Data protection and privacy in the age of remote work
Now is the time to prioritize data protection and privacy.
Let’s start with basic definitions.
Data protection: the process of safeguarding important information from corruption, compromise, or loss. This process includes backup and recovery as well as controls around data security and data integrity.
Data privacy (a.k.a. information privacy): the process of managing certain types of data to ensure that it is not misused.
Note that while data protection provides tools and policies to safeguard data, data privacy restricts access to sensitive data.
Data protection = data access restriction
The COVID-19 pandemic forced companies to shift their focus on data protection to support remote workers, adopting a digital-first, remote-first approach. As confirmed by IBM’s 2021 Cost of a Data Breach report, this approach puts data of all types at greater risk of cybersecurity attacks, including malware, ransomware, and phishing schemes. With the average data breach taking upwards of 287 days to identify and contain, it’s obvious how critical the issue of data protection is for businesses today.
Cybersecurity experts agree that developing a data protection strategy to prevent attacks is imperative for businesses of all sizes. Here’s what you’ll need to do to get started:
- Understand the data you have
- Create a risk-based strategy to manage business operational risk, reputational risk, and legal/compliance risk
- Take a holistic business approach, bringing together information technology, legal, and security expertise
- Foster a security-aware working culture
- Develop strong information governance for both physical and digital data
- Build up your defenses in depth
- Factor remote workers into your strategy
Data privacy: defining who gets access
One of the many reasons data needs to be protected is to protect individuals’ privacy.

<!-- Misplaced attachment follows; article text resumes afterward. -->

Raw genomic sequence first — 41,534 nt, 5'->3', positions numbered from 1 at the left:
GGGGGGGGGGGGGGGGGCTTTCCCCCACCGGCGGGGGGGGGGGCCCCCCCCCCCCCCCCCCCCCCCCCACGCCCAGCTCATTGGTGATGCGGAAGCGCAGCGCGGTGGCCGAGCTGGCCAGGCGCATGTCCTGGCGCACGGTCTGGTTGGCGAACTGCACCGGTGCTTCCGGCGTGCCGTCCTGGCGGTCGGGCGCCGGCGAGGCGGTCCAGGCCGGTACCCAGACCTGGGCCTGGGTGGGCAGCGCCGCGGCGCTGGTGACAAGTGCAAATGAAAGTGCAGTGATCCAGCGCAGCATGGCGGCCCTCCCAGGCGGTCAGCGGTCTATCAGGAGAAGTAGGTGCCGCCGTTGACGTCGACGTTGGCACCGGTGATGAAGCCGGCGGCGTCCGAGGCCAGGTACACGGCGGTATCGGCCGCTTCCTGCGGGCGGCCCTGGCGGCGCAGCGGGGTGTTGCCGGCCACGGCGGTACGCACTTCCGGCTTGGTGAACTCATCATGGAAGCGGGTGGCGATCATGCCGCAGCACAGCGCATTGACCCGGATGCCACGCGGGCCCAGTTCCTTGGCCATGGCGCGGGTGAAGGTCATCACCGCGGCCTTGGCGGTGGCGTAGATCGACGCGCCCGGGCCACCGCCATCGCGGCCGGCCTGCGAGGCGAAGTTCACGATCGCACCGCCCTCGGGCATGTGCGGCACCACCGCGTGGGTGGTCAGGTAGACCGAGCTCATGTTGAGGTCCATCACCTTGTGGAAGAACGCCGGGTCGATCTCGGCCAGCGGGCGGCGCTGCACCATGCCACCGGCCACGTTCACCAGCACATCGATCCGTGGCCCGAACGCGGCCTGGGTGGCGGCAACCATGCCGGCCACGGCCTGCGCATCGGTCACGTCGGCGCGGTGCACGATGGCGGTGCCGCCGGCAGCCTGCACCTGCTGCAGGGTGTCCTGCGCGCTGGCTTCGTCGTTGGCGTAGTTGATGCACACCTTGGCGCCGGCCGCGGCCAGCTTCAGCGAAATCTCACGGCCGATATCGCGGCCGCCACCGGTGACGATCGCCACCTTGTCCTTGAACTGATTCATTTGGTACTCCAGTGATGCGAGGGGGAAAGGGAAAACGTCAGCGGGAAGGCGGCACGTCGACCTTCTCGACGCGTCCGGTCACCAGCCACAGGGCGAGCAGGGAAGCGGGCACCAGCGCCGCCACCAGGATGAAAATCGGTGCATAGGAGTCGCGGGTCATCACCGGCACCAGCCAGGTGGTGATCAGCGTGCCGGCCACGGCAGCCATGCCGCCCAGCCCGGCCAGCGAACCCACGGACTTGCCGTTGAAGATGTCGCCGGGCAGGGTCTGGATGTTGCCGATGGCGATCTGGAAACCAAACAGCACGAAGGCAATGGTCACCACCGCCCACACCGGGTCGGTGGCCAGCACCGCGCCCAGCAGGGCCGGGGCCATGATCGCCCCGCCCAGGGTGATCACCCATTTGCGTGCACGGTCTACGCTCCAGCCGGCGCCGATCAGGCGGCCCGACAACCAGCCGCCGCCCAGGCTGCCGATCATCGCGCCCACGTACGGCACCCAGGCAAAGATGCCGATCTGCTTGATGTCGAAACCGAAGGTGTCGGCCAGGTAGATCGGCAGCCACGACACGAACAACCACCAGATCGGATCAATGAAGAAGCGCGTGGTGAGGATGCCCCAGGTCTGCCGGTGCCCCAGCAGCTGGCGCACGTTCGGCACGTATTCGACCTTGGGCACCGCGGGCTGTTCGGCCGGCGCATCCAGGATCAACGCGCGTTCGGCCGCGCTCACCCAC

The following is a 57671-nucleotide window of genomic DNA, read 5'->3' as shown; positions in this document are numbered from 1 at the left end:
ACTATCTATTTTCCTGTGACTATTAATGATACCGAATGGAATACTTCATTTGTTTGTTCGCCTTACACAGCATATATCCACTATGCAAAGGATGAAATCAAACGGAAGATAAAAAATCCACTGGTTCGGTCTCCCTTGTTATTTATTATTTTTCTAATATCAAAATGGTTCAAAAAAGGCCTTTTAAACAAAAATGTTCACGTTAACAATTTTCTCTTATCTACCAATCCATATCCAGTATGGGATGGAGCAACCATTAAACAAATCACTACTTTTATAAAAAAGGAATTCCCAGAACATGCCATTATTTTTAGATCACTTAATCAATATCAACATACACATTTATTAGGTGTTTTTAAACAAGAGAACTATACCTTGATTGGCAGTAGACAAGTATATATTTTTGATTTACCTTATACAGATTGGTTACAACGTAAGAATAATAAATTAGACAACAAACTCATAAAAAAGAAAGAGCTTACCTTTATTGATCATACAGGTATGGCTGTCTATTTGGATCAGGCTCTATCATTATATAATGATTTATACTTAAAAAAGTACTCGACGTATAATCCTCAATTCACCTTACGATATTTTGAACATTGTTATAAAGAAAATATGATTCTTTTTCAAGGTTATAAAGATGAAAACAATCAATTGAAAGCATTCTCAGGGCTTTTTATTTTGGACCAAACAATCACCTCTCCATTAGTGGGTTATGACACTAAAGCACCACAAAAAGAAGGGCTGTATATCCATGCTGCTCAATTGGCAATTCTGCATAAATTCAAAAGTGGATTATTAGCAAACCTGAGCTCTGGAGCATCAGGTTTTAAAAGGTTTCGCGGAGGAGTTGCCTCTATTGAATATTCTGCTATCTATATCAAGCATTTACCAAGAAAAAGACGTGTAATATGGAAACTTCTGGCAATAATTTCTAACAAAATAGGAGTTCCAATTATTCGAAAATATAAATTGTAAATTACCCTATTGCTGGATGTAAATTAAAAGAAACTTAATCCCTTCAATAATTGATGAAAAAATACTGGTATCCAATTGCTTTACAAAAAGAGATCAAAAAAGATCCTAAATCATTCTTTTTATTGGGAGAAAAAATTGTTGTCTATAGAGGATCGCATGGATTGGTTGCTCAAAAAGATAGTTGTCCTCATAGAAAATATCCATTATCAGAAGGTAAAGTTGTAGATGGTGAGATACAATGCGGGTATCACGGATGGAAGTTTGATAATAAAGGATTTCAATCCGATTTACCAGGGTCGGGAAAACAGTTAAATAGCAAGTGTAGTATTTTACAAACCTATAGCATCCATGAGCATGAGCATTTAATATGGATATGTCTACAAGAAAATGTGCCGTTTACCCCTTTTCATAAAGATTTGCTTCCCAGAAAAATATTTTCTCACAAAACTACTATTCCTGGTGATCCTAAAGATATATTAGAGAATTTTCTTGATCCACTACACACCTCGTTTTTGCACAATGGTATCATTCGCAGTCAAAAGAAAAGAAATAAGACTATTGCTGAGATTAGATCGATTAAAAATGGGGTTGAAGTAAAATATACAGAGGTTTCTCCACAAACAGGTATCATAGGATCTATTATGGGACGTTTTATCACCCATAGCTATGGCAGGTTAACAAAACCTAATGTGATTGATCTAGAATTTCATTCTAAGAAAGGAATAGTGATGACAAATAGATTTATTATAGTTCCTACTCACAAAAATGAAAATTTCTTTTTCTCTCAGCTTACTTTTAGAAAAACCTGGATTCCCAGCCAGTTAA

Businesses need personally identifiable information (PII) such as names, addresses, social security numbers, telephone numbers, and email addresses to service customers. The loss of PII can result in substantial harm to customers, employees, and business.
To help protect this data, there are many laws and regulations around data privacy, focusing on either geography or industry-specific sectors. Here are a few examples:
- European General Data Protection Regulation (GDPR): ushered in a new era of data privacy, transforming the rules for using personal data and the fines for non-compliance (see Iron Mountain’s GDPR Resource site for details)
- California Privacy Rights Act of 2020 (CPRA): first US privacy law of a similar magnitude to GDPR
- Health Insurance Portability and Accountability Act (HIPAA)
- Family Educational Rights and Privacy Act (FERPA)
More data privacy issues have arose as companies continue to struggle during a global pandemic. Rightfully, privacy budgets doubled in 2020 to an average of $2.4 million.
To fully safeguard customer and employee information simultaneously, companies need to take both data protection and data privacy seriously. Data breaches are no longer isolated events, and when data is stolen or leaked, there can be serious repercussions.
The COVID-19 pandemic has ratcheted up the need for greater efforts around data protection and privacy. As organizations grapple with new ways of doing business, they will likely continue to support remote and digital-first workplaces for the foreseeable future.
Tara Holt is a former senior product marketing manager at Iron Mountain.